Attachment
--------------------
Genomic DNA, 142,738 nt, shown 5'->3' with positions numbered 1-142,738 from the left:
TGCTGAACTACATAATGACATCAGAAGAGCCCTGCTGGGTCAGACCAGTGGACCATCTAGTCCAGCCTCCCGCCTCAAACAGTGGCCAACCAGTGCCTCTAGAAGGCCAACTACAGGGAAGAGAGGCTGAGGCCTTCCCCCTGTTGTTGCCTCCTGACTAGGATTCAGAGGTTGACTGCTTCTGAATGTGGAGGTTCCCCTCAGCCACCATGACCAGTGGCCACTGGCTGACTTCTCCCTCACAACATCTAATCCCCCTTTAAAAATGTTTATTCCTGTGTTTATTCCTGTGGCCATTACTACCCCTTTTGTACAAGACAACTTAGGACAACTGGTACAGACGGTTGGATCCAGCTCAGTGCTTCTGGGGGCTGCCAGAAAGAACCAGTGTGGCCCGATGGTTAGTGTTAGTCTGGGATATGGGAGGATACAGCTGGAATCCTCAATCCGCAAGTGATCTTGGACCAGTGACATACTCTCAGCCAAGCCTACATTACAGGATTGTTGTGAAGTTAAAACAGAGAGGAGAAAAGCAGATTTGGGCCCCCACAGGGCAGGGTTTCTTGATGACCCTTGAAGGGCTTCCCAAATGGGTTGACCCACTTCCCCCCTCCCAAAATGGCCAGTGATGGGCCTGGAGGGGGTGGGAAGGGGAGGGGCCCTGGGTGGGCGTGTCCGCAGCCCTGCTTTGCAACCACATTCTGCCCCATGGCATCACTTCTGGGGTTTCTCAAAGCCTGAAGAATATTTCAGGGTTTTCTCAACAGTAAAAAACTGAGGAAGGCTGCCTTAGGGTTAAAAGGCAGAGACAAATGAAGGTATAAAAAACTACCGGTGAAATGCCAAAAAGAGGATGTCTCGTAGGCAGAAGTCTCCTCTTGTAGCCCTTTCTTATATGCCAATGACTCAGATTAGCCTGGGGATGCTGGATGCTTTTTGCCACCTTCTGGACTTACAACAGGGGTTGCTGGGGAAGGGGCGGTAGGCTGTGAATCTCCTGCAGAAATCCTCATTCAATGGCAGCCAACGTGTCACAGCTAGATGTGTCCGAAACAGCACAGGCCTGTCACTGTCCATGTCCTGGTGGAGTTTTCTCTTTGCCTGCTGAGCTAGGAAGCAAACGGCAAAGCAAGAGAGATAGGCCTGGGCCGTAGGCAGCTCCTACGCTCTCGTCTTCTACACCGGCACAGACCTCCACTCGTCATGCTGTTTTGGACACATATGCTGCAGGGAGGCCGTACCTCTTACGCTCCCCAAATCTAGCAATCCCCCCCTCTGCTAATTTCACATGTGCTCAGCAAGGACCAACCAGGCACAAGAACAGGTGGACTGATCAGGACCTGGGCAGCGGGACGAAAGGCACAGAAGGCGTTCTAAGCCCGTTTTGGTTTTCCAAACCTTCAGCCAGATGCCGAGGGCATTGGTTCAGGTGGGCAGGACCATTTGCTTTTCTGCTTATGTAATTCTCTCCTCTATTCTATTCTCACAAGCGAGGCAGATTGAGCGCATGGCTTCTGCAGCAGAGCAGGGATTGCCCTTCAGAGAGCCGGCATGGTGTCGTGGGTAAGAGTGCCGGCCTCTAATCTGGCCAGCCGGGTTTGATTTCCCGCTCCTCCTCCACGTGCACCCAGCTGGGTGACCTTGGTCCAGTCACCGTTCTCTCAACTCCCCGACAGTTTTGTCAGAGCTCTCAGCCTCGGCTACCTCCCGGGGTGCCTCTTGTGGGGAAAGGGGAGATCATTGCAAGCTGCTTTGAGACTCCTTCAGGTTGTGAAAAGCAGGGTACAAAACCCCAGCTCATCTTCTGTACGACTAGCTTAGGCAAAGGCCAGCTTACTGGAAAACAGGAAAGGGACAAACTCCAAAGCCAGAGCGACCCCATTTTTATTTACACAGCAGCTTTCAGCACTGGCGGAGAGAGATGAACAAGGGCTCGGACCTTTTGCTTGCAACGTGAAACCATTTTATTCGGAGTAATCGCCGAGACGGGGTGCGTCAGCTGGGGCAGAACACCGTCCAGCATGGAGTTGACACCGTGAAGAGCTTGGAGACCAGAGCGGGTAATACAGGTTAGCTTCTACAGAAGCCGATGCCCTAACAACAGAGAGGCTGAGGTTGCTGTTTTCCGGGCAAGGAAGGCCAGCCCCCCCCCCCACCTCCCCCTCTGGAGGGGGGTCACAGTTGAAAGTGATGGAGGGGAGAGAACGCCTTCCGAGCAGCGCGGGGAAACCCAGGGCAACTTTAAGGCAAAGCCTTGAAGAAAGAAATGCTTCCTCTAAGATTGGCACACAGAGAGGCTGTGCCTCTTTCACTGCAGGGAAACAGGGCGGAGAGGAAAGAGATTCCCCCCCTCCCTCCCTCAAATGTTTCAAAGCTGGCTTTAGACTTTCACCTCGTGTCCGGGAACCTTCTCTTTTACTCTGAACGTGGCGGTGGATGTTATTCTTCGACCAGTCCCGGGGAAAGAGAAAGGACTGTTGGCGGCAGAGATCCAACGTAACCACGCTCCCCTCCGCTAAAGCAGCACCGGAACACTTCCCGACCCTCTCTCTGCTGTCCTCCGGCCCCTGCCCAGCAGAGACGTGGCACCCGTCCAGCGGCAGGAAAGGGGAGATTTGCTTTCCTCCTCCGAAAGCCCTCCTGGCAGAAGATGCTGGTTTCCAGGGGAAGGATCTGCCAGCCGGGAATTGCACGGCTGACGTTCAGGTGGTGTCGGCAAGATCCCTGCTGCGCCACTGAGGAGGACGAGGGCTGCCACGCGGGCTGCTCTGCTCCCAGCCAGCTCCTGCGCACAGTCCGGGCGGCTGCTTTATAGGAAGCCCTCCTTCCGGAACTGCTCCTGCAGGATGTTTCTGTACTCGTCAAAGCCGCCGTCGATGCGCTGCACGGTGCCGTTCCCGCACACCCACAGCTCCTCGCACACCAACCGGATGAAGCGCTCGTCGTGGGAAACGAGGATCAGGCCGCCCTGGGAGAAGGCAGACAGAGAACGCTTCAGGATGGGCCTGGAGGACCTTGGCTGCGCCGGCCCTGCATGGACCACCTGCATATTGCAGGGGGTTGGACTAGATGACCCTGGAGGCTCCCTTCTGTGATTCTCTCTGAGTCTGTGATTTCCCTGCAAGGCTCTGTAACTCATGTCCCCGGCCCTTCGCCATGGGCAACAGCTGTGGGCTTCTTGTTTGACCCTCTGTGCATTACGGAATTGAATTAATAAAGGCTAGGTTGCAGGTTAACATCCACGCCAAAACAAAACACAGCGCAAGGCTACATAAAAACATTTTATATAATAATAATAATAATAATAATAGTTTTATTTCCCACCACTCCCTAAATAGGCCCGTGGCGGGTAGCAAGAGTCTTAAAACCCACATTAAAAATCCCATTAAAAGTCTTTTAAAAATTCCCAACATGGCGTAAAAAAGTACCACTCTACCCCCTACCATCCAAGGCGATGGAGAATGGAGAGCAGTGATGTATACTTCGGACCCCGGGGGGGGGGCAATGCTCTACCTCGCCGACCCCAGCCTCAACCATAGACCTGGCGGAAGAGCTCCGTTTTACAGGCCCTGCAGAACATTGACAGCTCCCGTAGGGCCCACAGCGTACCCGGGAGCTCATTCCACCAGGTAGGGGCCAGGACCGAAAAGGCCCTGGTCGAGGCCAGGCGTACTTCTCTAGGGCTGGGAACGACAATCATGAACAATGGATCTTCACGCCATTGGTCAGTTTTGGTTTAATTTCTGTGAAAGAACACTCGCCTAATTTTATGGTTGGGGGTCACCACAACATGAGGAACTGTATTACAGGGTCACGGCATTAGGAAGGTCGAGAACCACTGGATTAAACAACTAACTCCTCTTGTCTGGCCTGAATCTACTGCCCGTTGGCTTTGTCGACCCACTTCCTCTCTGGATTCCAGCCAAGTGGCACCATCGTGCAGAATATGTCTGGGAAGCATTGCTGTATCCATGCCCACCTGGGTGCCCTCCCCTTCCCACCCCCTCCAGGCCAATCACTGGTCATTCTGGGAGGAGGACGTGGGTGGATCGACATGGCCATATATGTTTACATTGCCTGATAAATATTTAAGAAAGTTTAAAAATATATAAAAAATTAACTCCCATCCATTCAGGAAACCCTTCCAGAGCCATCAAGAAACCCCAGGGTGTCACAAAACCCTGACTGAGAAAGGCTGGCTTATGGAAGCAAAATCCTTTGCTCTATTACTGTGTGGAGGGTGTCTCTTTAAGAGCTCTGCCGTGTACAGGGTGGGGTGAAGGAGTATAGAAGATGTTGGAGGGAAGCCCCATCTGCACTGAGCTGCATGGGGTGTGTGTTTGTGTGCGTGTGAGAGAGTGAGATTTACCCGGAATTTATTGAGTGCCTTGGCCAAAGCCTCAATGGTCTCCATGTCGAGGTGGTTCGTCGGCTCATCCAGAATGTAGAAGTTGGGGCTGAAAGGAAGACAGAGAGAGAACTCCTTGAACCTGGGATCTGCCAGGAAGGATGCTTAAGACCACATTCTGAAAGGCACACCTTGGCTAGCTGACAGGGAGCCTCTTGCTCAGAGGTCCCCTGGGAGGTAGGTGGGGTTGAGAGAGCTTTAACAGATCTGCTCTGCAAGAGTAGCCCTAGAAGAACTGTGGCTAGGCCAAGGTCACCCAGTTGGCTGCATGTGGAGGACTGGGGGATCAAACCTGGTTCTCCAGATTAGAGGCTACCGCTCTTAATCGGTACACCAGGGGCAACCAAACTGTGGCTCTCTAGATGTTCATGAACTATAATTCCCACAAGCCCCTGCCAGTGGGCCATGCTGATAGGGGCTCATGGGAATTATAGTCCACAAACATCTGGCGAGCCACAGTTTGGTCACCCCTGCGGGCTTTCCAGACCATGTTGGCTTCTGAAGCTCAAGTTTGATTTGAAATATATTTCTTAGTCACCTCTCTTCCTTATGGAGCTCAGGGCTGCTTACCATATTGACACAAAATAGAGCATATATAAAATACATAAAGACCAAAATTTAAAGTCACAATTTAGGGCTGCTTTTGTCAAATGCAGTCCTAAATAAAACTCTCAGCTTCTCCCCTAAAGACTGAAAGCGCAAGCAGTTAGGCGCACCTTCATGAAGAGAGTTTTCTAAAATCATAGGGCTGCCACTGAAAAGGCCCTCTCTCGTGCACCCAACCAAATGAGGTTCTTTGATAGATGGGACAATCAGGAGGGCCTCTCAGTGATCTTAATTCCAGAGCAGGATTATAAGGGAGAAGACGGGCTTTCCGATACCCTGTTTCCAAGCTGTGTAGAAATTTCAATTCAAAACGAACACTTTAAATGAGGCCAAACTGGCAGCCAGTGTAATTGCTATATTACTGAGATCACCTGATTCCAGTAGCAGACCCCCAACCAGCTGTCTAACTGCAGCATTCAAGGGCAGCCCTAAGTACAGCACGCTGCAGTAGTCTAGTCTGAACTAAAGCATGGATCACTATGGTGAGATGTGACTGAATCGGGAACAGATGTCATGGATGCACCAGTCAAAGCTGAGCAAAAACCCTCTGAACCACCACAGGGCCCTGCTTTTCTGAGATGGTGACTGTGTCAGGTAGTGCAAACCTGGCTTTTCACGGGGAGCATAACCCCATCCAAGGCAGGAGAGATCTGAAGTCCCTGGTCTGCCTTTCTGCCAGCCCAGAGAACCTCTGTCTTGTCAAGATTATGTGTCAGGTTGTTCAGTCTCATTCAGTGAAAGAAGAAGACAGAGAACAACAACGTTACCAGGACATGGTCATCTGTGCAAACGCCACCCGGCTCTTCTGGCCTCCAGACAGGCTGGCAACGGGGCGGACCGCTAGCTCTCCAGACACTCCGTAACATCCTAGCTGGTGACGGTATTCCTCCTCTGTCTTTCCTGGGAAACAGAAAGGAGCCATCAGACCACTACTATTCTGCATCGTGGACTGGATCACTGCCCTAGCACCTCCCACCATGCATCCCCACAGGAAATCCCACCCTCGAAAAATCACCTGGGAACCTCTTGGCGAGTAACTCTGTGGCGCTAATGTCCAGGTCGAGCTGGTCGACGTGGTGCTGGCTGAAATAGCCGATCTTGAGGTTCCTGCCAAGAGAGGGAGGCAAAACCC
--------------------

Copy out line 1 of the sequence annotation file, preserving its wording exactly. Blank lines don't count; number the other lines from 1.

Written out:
Genomic DNA, 142,738 nt, shown 5'->3' with positions numbered 1-142,738 from the left: